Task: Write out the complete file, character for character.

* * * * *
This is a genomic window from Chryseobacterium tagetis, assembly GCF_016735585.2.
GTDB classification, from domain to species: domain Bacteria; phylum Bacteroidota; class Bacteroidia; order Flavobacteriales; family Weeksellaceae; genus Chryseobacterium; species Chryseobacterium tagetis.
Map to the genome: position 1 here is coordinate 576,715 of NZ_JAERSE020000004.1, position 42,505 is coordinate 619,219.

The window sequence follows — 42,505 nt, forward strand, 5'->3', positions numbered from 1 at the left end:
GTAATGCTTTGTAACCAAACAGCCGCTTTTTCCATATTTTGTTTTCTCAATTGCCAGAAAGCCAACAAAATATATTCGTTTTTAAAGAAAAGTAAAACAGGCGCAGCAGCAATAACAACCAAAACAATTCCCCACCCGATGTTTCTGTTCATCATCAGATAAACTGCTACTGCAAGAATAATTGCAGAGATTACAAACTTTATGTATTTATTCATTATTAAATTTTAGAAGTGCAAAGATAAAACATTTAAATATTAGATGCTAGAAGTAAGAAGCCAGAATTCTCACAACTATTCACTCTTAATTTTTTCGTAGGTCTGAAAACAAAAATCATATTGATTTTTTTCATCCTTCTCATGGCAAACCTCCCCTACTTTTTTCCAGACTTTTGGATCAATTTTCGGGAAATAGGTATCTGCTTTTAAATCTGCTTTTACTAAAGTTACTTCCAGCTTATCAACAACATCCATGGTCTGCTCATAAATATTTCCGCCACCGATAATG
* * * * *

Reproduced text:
This is a genomic window from Chryseobacterium tagetis, assembly GCF_016735585.2.
GTDB classification, from domain to species: domain Bacteria; phylum Bacteroidota; class Bacteroidia; order Flavobacteriales; family Weeksellaceae; genus Chryseobacterium; species Chryseobacterium tagetis.
Map to the genome: position 1 here is coordinate 576,715 of NZ_JAERSE020000004.1, position 42,505 is coordinate 619,219.

The window sequence follows — 42,505 nt, forward strand, 5'->3', positions numbered from 1 at the left end:
GTAATGCTTTGTAACCAAACAGCCGCTTTTTCCATATTTTGTTTTCTCAATTGCCAGAAAGCCAACAAAATATATTCGTTTTTAAAGAAAAGTAAAACAGGCGCAGCAGCAATAACAACCAAAACAATTCCCCACCCGATGTTTCTGTTCATCATCAGATAAACTGCTACTGCAAGAATAATTGCAGAGATTACAAACTTTATGTATTTATTCATTATTAAATTTTAGAAGTGCAAAGATAAAACATTTAAATATTAGATGCTAGAAGTAAGAAGCCAGAATTCTCACAACTATTCACTCTTAATTTTTTCGTAGGTCTGAAAACAAAAATCATATTGATTTTTTTCATCCTTCTCATGGCAAACCTCCCCTACTTTTTTCCAGACTTTTGGATCAATTTTCGGGAAATAGGTATCTGCTTTTAAATCTGCTTTTACTAAAGTTACTTCCAGCTTATCAACAACATCCATGGTCTGCTCATAAATATTTCCGCCACCGATAATG